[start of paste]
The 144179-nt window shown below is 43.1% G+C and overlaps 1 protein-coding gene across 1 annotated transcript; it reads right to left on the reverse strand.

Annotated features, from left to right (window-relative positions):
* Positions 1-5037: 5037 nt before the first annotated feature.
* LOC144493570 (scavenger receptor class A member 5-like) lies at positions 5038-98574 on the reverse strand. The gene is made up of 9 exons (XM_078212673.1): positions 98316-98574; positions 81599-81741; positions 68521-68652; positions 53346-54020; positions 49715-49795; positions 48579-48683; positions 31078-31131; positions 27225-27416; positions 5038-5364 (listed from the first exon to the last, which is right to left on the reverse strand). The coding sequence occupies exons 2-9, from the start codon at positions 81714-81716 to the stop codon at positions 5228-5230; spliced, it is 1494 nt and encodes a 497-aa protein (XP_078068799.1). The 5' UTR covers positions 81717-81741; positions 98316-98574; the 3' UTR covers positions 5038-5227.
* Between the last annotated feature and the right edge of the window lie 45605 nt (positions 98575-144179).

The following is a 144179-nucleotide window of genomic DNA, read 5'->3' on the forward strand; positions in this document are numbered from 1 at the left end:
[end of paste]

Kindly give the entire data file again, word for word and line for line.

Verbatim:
The 144179-nt window shown below is 43.1% G+C and overlaps 1 protein-coding gene across 1 annotated transcript; it reads right to left on the reverse strand.

Annotated features, from left to right (window-relative positions):
* Positions 1-5037: 5037 nt before the first annotated feature.
* LOC144493570 (scavenger receptor class A member 5-like) lies at positions 5038-98574 on the reverse strand. The gene is made up of 9 exons (XM_078212673.1): positions 98316-98574; positions 81599-81741; positions 68521-68652; positions 53346-54020; positions 49715-49795; positions 48579-48683; positions 31078-31131; positions 27225-27416; positions 5038-5364 (listed from the first exon to the last, which is right to left on the reverse strand). The coding sequence occupies exons 2-9, from the start codon at positions 81714-81716 to the stop codon at positions 5228-5230; spliced, it is 1494 nt and encodes a 497-aa protein (XP_078068799.1). The 5' UTR covers positions 81717-81741; positions 98316-98574; the 3' UTR covers positions 5038-5227.
* Between the last annotated feature and the right edge of the window lie 45605 nt (positions 98575-144179).

The following is a 144179-nucleotide window of genomic DNA, read 5'->3' on the forward strand; positions in this document are numbered from 1 at the left end: